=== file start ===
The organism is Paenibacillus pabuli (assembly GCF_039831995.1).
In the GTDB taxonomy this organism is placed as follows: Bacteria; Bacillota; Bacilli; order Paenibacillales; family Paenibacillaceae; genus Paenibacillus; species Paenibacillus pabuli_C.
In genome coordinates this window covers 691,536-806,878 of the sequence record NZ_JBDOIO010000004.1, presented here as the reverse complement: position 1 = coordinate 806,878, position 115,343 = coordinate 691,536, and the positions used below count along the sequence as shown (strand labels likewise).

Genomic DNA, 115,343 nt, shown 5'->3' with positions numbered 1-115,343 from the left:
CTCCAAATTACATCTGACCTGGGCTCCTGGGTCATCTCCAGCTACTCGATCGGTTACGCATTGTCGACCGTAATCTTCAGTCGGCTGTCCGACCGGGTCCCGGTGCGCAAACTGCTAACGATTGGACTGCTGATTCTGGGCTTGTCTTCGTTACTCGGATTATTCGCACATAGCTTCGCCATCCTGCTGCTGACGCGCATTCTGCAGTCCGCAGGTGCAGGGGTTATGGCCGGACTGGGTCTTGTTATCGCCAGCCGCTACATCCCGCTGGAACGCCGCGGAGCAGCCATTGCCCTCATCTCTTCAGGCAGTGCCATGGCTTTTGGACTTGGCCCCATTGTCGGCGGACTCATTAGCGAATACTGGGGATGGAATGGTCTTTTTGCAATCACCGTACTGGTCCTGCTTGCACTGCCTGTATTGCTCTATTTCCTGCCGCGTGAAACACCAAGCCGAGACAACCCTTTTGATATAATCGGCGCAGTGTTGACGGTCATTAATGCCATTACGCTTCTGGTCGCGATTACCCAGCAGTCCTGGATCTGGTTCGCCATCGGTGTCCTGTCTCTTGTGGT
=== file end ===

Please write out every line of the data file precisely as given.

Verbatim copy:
The organism is Paenibacillus pabuli (assembly GCF_039831995.1).
In the GTDB taxonomy this organism is placed as follows: Bacteria; Bacillota; Bacilli; order Paenibacillales; family Paenibacillaceae; genus Paenibacillus; species Paenibacillus pabuli_C.
In genome coordinates this window covers 691,536-806,878 of the sequence record NZ_JBDOIO010000004.1, presented here as the reverse complement: position 1 = coordinate 806,878, position 115,343 = coordinate 691,536, and the positions used below count along the sequence as shown (strand labels likewise).

Genomic DNA, 115,343 nt, shown 5'->3' with positions numbered 1-115,343 from the left:
CTCCAAATTACATCTGACCTGGGCTCCTGGGTCATCTCCAGCTACTCGATCGGTTACGCATTGTCGACCGTAATCTTCAGTCGGCTGTCCGACCGGGTCCCGGTGCGCAAACTGCTAACGATTGGACTGCTGATTCTGGGCTTGTCTTCGTTACTCGGATTATTCGCACATAGCTTCGCCATCCTGCTGCTGACGCGCATTCTGCAGTCCGCAGGTGCAGGGGTTATGGCCGGACTGGGTCTTGTTATCGCCAGCCGCTACATCCCGCTGGAACGCCGCGGAGCAGCCATTGCCCTCATCTCTTCAGGCAGTGCCATGGCTTTTGGACTTGGCCCCATTGTCGGCGGACTCATTAGCGAATACTGGGGATGGAATGGTCTTTTTGCAATCACCGTACTGGTCCTGCTTGCACTGCCTGTATTGCTCTATTTCCTGCCGCGTGAAACACCAAGCCGAGACAACCCTTTTGATATAATCGGCGCAGTGTTGACGGTCATTAATGCCATTACGCTTCTGGTCGCGATTACCCAGCAGTCCTGGATCTGGTTCGCCATCGGTGTCCTGTCTCTTGTGGT